"The mission of I.M.O.W. is to value the lives of women around the world" and that's just a piece of what they do. Below are some picture from an exhibit they have.

There is just so much to say about this website and organization. They are involved world wide in making change and helping women becoming financial able and self significant so that they can contribute in their countries too. I'm not going to say much more but instead encourage you to check out the website yourself!

Arab women are changing the face of business leadership in the Middle East. (more)

In India, thousands of farmer suicides are leaving a generation of young widows with crushing debt and responsibilities. (more)

Arab women are changing the face of business leadership in the Middle East. (more)

August 31, 2010

Making Change: Easy Gardener

I saw this Easy Gardener on the Saving Money In Winnipeg Blog and I thought it was the coolest thing! I don't have a house yet, but that might just be in the works so I'm on the look out for all sort of things for my future backyard and I for sure want this!! AND the great thing is if you don't have a lot of room you can still use it, and it's Eco-friendly which I always love. So to go along with my previous posts about gardening for all this one is just another way to get started!

The easiest way to start a new garden! Easy Gardener Raised Garden Kit is the ideal way to begin growing flowers or a vegetable garden. Made from strong, UV-protected composite plastic and wood flour this eco-friendly kit has everything you need. Just add soil and plants. Complete assembly and garden instructions make for an easy quick set-up. Makes a 42.5” x 42.5” raised garden.

  • Fast and easy to assemble
  • Eco-friendly
  • Multiple kits can be joined to create larger, taller gardens
  • Includes complete instructions and gardening tips

August 18, 2010

Making Change: The Nashville Flood. May 2, 2010.

I know this was a while ago, but I think we just don't remember things like we should. We hear about problems or desasters in the world, take it in for a couple of minutes and then change the channel or change the subject.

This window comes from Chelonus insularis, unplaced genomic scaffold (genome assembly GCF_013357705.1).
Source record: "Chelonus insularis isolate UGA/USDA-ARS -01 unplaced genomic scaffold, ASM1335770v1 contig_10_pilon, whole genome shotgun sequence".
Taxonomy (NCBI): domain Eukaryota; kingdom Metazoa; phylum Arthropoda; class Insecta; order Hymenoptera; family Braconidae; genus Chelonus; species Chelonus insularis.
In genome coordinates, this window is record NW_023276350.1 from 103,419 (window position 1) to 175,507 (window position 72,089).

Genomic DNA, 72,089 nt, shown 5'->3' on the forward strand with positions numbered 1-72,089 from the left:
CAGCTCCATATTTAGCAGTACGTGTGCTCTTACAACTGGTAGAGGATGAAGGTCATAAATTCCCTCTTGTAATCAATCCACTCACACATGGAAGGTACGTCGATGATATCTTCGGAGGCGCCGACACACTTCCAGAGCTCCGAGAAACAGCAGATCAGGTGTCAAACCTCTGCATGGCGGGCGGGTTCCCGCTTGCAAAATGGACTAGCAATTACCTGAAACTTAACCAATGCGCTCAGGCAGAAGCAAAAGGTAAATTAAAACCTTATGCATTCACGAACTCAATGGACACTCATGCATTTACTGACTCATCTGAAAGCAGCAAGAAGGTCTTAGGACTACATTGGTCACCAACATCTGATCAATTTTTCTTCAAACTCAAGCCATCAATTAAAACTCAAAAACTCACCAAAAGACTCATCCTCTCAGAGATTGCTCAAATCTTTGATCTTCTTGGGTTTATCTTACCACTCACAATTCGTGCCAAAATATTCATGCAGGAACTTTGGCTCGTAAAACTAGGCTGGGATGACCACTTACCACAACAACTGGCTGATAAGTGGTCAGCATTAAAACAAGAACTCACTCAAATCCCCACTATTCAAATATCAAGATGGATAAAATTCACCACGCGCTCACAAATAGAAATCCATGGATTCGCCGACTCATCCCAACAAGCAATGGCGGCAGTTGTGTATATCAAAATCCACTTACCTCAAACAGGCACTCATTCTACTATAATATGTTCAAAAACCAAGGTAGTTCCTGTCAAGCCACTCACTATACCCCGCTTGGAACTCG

So here you go, remember the things that happen in the world, remember others and what they go through. Think of others and be thankful what you have in all of the reflection. Changing your attitude can change the world.

August 3, 2010

Making Change: Gardening for All

I sometimes don't pay a lot of attention to the news or what's going on, which can be good and bad, but in this case it was bad. I didn't know there was a fight to get a garden at the white house, and a push for more gardening in the US and the world at large. I should have figured, but I didn't... Well in any case now that I found this organization that is trying to provide gardening skills so people around the world can grown their own sustainable foods I'm telling you about it! I think it's a great organization and another step for Making Change here on our planet.

July 20, 2010

Making Change: Eat Real Food

I saw this video and thought it was a really quick and good reminder of how many crappy food we eat each day and probably don't think a thing of it. I'm going to do more intensive posts on this, but I thought for today a little reminder to "Eat Real Food" was all I'd suggest : )

July 6, 2010

Making Change: Composing

I saw this video and thought it was great. I am yet to have my own backyard, but I'm planning already, and composting is for sure something I'm going to be doing! (if you didn't already catch that from my post on Monday...) I thought this video was super informative and helpful. And composting is just one more step to reusing and working with what we already have! Another step for making change!